Well, that’s what my parents claim, anyway. That’s how most of the crude, crayon portraits depicted of this creature that I called “the moon-bunny.” According to them, I started asking to sleep with them because a “scary bunny who came out of the sky and into my window.” After obliging me with an inspection (looking underneath my bed and out of my window), my mother dubbed my room monster-free and said that it was “probably just a friendly alien” and nothing to worry about. That’s right, folks: an adult told me that aliens were nothing to worry about, an assumption that would later be shattered by science fiction and horror films. Getting tired of accommodating my paranoia, my parents encouraged me to befriend the moon-bunny and even told me that it might show me its space ship if we became close enough. Soon thereafter, the moon-bunny shapeshifted from unwanted extraterrestrial presence to space bff in seconds flat. My parents often heard me “talking” to the moon-bunny at night, but didn’t want to disrupt my creative flow, as I was drawing and developing the talent that would come to color my future.
Like a little stereotypical 3 year-old, I would ramble on about my nightly hang-out sessions with the moon-bunny. I claimed that I was right about the moon-bunny coming from the sky because “I saw her fly into my room.” (The moon-bunny must have revealed its gender identity at some point.) Thinking that I had just forged my first imaginary friendship, my parents told me to invite the moon-bunny to dinner, mostly just for kicks and to see what my imagination could do, probably to photograph or record it like they did for a living. The next morning, I reported directly to the table as my robe-clad parents drank coffee and read the newspaper.
“The moon-bunny can’t come to dinner because she doesn’t eat people food,” I announced as I went on to describe my moon-bunny interactions, which mostly consisted of nursery rhyme recitations and drawing. It was all good and sweet until I casually mentioned the moon-bunny’s “son who died inside of her tummy.” I hadn’t been exposed to any pregnant women, nor did we know anyone who miscarried, so it really caught my parents off-guard. Surely, Sesame Street didn’t do a special episode about pregnancy. Figuring that my colorful imagination was the culprit behind all of it, they didn't think much of it. I was bright enough to know that a baby comes from a mother’s “tummy” and the moon-bunny’s dead son probably thickening the moon-bunny’s plot.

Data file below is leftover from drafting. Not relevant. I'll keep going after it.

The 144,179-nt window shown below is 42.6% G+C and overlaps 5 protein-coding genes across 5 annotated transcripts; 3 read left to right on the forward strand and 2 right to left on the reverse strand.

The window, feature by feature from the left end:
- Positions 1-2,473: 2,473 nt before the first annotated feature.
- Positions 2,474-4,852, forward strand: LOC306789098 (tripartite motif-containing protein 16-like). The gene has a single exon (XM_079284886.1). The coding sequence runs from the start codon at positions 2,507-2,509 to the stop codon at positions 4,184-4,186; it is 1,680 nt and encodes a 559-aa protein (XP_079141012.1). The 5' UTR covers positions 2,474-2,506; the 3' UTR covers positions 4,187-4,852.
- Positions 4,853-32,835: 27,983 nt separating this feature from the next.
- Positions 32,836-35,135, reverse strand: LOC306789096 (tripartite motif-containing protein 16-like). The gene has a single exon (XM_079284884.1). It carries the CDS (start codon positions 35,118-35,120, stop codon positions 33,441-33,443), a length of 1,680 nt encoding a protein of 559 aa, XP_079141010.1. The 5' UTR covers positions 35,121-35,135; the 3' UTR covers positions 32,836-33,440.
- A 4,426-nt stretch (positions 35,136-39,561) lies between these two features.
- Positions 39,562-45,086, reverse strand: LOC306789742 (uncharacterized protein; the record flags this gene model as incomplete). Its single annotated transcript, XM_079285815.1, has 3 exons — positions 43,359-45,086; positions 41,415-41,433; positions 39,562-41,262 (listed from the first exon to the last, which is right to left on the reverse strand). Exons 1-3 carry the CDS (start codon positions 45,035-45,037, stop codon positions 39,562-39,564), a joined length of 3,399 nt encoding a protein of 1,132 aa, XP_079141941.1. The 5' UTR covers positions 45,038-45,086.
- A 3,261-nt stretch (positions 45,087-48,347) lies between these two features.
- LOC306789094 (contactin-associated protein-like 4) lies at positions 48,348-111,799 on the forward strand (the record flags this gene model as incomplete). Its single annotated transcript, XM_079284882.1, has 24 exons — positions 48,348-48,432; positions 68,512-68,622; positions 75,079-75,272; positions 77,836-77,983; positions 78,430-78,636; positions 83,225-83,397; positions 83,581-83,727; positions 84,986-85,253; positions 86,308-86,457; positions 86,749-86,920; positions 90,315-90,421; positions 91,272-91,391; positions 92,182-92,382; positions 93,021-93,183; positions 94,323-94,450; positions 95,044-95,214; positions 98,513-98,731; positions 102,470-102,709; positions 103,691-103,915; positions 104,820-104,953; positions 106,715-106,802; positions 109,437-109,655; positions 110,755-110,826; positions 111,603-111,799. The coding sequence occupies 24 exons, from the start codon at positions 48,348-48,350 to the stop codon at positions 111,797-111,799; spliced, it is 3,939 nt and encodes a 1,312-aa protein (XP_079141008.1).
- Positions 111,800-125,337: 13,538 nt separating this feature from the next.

Fast forward to my fifth year of life. I was still moon-bunnying, but then came the drawings of what appears to be the moon-bunny with an inside view of her womb, except inside of it was a visibly dead fetus, x-marks for eyes and all. I’d draw myself next to the tall, slender figure hunching over my diminutive frame. One of the hallmarks of my drawings has always been my usage of colors in a fashion that others described as “psychedelic.” Well, my drawings retained their warped and distorted currents, but I began to dabble with darker shades. My royal blue crayon steadily shrank from being pressed against rough construction paper as I colored the nightscape behind the moon-bunny and myself. I would use midnight purple instead of lavender, or silver instead of the sparkly white marker that I was especially fond of. My parents noticed the change and began remarking on it, although it was more out of curiosity. Because my young self claimed that “the moon-bunny likes it better that way.” If the moon-bunny hadn't liked it that way,I would have never treaded on over to the shades that would come to characterize my work. But what disturbed them more than anything were my casual remarks that the moon-bunny was my real mother. They tried recommending different things for me to draw, but my focus never wavered from the moon-bunny, mostly posed alongside myself. After a while, I began drawing myself with teal skin and I gotta say, they're extremely interesting.
When I first started the moon-bunny portraits, I draw us surrounded by flowers, toadstools, and tea parties. My parents claim that shortly after the stillborn fiasco, my “teacher” or whatever you call daycare providers began calling our house. He expressed concern over how I began drawing my imaginary friend and I surrounded by what appeared red puddles and severed heads strewn about the ground around us. Already an industrious artist, I would draw copies and copies of any mental picture that I fixated on, so the teacher definitely had enough evidence to call my parents and ask if someone in our family had recently passed away. Of course, no one did. Besides, I told her myself that my drawings contained blood and skulls myself.
The next time I mentioned the moon-bunny’s lost child, my parents told me that if I didn’t stop talking about that with them or the moon-bunny, then they would make the moon-bunny leave. So I shut up and continued drawing like I used to. The portfolio of my childhood, a binder filled with protective sleeves, contains dozens upon dozens of moon-bunny depictions, all of them featuring the moon-bunny in its consistent form. But, like I said, no first-person memories.
One morning, I went downstairs to meet my parents at their usual places at the table and said that the moon-bunny ripped its skin and had to find a new one so that it could keep talking to me. And that was the end of moon-bunny. It was a running joke in my family that would pop up now and then, mostly in the form of jokes about me being an alien.